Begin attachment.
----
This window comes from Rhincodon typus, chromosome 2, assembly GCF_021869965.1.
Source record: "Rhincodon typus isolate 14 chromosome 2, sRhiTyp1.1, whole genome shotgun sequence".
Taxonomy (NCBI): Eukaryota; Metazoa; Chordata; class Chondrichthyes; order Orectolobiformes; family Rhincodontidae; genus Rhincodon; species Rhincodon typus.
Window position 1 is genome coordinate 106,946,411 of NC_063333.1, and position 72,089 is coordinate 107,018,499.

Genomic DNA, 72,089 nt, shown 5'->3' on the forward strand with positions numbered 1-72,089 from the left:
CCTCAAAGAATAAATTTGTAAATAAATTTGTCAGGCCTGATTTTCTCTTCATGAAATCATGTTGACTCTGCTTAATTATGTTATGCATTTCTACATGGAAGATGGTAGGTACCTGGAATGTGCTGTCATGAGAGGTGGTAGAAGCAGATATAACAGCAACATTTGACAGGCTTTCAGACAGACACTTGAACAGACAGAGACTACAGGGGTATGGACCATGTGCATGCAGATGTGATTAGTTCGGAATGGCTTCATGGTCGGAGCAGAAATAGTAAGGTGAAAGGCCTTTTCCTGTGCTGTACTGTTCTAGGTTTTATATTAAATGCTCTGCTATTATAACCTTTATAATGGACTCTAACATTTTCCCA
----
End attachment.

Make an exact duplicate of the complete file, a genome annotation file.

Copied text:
This window comes from Rhincodon typus, chromosome 2, assembly GCF_021869965.1.
Source record: "Rhincodon typus isolate 14 chromosome 2, sRhiTyp1.1, whole genome shotgun sequence".
Taxonomy (NCBI): Eukaryota; Metazoa; Chordata; class Chondrichthyes; order Orectolobiformes; family Rhincodontidae; genus Rhincodon; species Rhincodon typus.
Window position 1 is genome coordinate 106,946,411 of NC_063333.1, and position 72,089 is coordinate 107,018,499.

Genomic DNA, 72,089 nt, shown 5'->3' on the forward strand with positions numbered 1-72,089 from the left:
CCTCAAAGAATAAATTTGTAAATAAATTTGTCAGGCCTGATTTTCTCTTCATGAAATCATGTTGACTCTGCTTAATTATGTTATGCATTTCTACATGGAAGATGGTAGGTACCTGGAATGTGCTGTCATGAGAGGTGGTAGAAGCAGATATAACAGCAACATTTGACAGGCTTTCAGACAGACACTTGAACAGACAGAGACTACAGGGGTATGGACCATGTGCATGCAGATGTGATTAGTTCGGAATGGCTTCATGGTCGGAGCAGAAATAGTAAGGTGAAAGGCCTTTTCCTGTGCTGTACTGTTCTAGGTTTTATATTAAATGCTCTGCTATTATAACCTTTATAATGGACTCTAACATTTTCCCA